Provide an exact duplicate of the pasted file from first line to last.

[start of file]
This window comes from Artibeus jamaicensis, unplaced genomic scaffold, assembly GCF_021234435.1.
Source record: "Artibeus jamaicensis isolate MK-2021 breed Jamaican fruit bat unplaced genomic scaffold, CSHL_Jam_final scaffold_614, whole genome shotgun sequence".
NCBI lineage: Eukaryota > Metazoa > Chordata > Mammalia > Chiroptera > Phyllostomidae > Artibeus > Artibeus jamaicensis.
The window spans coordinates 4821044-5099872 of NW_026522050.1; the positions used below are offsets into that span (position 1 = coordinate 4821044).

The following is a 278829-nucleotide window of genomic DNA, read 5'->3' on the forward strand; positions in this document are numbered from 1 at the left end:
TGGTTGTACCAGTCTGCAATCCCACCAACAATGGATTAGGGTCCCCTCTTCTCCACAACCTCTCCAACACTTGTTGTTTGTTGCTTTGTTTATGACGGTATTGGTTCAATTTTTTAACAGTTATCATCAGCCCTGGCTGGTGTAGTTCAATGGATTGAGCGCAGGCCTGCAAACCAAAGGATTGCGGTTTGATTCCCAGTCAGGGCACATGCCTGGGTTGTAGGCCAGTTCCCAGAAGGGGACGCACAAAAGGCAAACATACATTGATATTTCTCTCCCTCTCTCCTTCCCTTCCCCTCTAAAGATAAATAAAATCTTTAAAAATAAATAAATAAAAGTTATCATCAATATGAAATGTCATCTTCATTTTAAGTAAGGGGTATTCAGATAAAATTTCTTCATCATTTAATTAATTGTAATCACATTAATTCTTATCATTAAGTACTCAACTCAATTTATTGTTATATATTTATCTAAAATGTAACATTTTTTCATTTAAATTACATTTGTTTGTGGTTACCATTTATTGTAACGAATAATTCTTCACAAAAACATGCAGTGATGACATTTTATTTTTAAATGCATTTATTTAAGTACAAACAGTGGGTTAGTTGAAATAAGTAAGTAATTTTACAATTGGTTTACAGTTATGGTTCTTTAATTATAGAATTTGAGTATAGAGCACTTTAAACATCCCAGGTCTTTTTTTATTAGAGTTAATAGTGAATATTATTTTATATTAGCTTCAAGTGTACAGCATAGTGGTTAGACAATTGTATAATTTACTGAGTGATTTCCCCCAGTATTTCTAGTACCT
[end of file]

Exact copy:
This window comes from Artibeus jamaicensis, unplaced genomic scaffold, assembly GCF_021234435.1.
Source record: "Artibeus jamaicensis isolate MK-2021 breed Jamaican fruit bat unplaced genomic scaffold, CSHL_Jam_final scaffold_614, whole genome shotgun sequence".
NCBI lineage: Eukaryota > Metazoa > Chordata > Mammalia > Chiroptera > Phyllostomidae > Artibeus > Artibeus jamaicensis.
The window spans coordinates 4821044-5099872 of NW_026522050.1; the positions used below are offsets into that span (position 1 = coordinate 4821044).

The following is a 278829-nucleotide window of genomic DNA, read 5'->3' on the forward strand; positions in this document are numbered from 1 at the left end:
TGGTTGTACCAGTCTGCAATCCCACCAACAATGGATTAGGGTCCCCTCTTCTCCACAACCTCTCCAACACTTGTTGTTTGTTGCTTTGTTTATGACGGTATTGGTTCAATTTTTTAACAGTTATCATCAGCCCTGGCTGGTGTAGTTCAATGGATTGAGCGCAGGCCTGCAAACCAAAGGATTGCGGTTTGATTCCCAGTCAGGGCACATGCCTGGGTTGTAGGCCAGTTCCCAGAAGGGGACGCACAAAAGGCAAACATACATTGATATTTCTCTCCCTCTCTCCTTCCCTTCCCCTCTAAAGATAAATAAAATCTTTAAAAATAAATAAATAAAAGTTATCATCAATATGAAATGTCATCTTCATTTTAAGTAAGGGGTATTCAGATAAAATTTCTTCATCATTTAATTAATTGTAATCACATTAATTCTTATCATTAAGTACTCAACTCAATTTATTGTTATATATTTATCTAAAATGTAACATTTTTTCATTTAAATTACATTTGTTTGTGGTTACCATTTATTGTAACGAATAATTCTTCACAAAAACATGCAGTGATGACATTTTATTTTTAAATGCATTTATTTAAGTACAAACAGTGGGTTAGTTGAAATAAGTAAGTAATTTTACAATTGGTTTACAGTTATGGTTCTTTAATTATAGAATTTGAGTATAGAGCACTTTAAACATCCCAGGTCTTTTTTTATTAGAGTTAATAGTGAATATTATTTTATATTAGCTTCAAGTGTACAGCATAGTGGTTAGACAATTGTATAATTTACTGAGTGATTTCCCCCAGTATTTCTAGTACCT